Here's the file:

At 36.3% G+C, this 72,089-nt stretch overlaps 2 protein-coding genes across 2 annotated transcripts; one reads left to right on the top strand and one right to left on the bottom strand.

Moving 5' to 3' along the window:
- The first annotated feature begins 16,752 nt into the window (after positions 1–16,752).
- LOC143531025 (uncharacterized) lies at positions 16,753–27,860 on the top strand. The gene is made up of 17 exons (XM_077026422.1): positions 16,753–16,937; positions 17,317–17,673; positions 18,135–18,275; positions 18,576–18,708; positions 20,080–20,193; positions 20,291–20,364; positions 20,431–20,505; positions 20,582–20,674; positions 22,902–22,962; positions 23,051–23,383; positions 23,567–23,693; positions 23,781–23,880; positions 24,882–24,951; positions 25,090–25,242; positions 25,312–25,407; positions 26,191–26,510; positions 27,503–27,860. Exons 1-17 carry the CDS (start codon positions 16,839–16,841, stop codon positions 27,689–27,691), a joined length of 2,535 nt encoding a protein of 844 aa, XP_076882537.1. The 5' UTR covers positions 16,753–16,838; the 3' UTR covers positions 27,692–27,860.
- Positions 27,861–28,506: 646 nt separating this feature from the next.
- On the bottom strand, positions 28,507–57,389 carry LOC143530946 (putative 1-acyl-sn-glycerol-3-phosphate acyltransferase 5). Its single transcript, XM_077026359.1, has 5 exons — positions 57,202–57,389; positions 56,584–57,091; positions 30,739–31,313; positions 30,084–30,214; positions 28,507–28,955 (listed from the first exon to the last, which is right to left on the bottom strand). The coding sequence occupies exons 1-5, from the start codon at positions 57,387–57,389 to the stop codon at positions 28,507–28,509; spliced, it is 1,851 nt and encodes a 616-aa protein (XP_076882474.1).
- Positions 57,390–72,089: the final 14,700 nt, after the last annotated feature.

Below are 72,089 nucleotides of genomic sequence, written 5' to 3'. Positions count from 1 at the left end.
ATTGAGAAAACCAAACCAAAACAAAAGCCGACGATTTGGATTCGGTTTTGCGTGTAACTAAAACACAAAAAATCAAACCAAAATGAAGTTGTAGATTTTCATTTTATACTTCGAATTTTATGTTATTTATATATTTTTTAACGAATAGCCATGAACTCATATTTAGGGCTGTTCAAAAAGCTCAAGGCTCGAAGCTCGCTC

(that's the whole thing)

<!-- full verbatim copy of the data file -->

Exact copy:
At 36.3% G+C, this 72,089-nt stretch overlaps 2 protein-coding genes across 2 annotated transcripts; one reads left to right on the top strand and one right to left on the bottom strand.

Moving 5' to 3' along the window:
- The first annotated feature begins 16,752 nt into the window (after positions 1–16,752).
- LOC143531025 (uncharacterized) lies at positions 16,753–27,860 on the top strand. The gene is made up of 17 exons (XM_077026422.1): positions 16,753–16,937; positions 17,317–17,673; positions 18,135–18,275; positions 18,576–18,708; positions 20,080–20,193; positions 20,291–20,364; positions 20,431–20,505; positions 20,582–20,674; positions 22,902–22,962; positions 23,051–23,383; positions 23,567–23,693; positions 23,781–23,880; positions 24,882–24,951; positions 25,090–25,242; positions 25,312–25,407; positions 26,191–26,510; positions 27,503–27,860. Exons 1-17 carry the CDS (start codon positions 16,839–16,841, stop codon positions 27,689–27,691), a joined length of 2,535 nt encoding a protein of 844 aa, XP_076882537.1. The 5' UTR covers positions 16,753–16,838; the 3' UTR covers positions 27,692–27,860.
- Positions 27,861–28,506: 646 nt separating this feature from the next.
- On the bottom strand, positions 28,507–57,389 carry LOC143530946 (putative 1-acyl-sn-glycerol-3-phosphate acyltransferase 5). Its single transcript, XM_077026359.1, has 5 exons — positions 57,202–57,389; positions 56,584–57,091; positions 30,739–31,313; positions 30,084–30,214; positions 28,507–28,955 (listed from the first exon to the last, which is right to left on the bottom strand). The coding sequence occupies exons 1-5, from the start codon at positions 57,387–57,389 to the stop codon at positions 28,507–28,509; spliced, it is 1,851 nt and encodes a 616-aa protein (XP_076882474.1).
- Positions 57,390–72,089: the final 14,700 nt, after the last annotated feature.

Below are 72,089 nucleotides of genomic sequence, written 5' to 3'. Positions count from 1 at the left end.
ATTGAGAAAACCAAACCAAAACAAAAGCCGACGATTTGGATTCGGTTTTGCGTGTAACTAAAACACAAAAAATCAAACCAAAATGAAGTTGTAGATTTTCATTTTATACTTCGAATTTTATGTTATTTATATATTTTTTAACGAATAGCCATGAACTCATATTTAGGGCTGTTCAAAAAGCTCAAGGCTCGAAGCTCGCTC